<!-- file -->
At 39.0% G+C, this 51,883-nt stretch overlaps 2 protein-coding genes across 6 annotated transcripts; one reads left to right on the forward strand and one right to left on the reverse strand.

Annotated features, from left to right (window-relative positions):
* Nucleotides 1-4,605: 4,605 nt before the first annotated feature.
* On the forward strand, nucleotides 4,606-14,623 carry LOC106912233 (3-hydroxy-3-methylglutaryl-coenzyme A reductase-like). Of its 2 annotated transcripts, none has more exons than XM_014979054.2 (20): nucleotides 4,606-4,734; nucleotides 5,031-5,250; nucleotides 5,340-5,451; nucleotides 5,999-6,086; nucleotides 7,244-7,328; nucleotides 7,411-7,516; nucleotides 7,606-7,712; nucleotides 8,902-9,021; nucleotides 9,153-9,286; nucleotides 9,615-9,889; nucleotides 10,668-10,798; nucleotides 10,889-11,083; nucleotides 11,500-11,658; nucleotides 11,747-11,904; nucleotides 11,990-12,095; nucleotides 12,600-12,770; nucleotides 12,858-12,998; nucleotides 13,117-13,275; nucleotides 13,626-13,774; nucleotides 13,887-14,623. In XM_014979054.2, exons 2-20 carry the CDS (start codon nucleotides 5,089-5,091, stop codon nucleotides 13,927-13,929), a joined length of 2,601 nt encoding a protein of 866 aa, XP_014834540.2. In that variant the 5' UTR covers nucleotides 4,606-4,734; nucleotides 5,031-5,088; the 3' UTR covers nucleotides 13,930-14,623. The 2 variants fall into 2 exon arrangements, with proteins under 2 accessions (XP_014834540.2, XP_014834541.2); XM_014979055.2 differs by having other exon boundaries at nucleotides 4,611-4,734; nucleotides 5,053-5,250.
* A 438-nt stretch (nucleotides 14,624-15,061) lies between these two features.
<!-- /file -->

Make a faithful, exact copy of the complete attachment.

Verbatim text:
At 39.0% G+C, this 51,883-nt stretch overlaps 2 protein-coding genes across 6 annotated transcripts; one reads left to right on the forward strand and one right to left on the reverse strand.

Annotated features, from left to right (window-relative positions):
* Nucleotides 1-4,605: 4,605 nt before the first annotated feature.
* On the forward strand, nucleotides 4,606-14,623 carry LOC106912233 (3-hydroxy-3-methylglutaryl-coenzyme A reductase-like). Of its 2 annotated transcripts, none has more exons than XM_014979054.2 (20): nucleotides 4,606-4,734; nucleotides 5,031-5,250; nucleotides 5,340-5,451; nucleotides 5,999-6,086; nucleotides 7,244-7,328; nucleotides 7,411-7,516; nucleotides 7,606-7,712; nucleotides 8,902-9,021; nucleotides 9,153-9,286; nucleotides 9,615-9,889; nucleotides 10,668-10,798; nucleotides 10,889-11,083; nucleotides 11,500-11,658; nucleotides 11,747-11,904; nucleotides 11,990-12,095; nucleotides 12,600-12,770; nucleotides 12,858-12,998; nucleotides 13,117-13,275; nucleotides 13,626-13,774; nucleotides 13,887-14,623. In XM_014979054.2, exons 2-20 carry the CDS (start codon nucleotides 5,089-5,091, stop codon nucleotides 13,927-13,929), a joined length of 2,601 nt encoding a protein of 866 aa, XP_014834540.2. In that variant the 5' UTR covers nucleotides 4,606-4,734; nucleotides 5,031-5,088; the 3' UTR covers nucleotides 13,930-14,623. The 2 variants fall into 2 exon arrangements, with proteins under 2 accessions (XP_014834540.2, XP_014834541.2); XM_014979055.2 differs by having other exon boundaries at nucleotides 4,611-4,734; nucleotides 5,053-5,250.
* A 438-nt stretch (nucleotides 14,624-15,061) lies between these two features.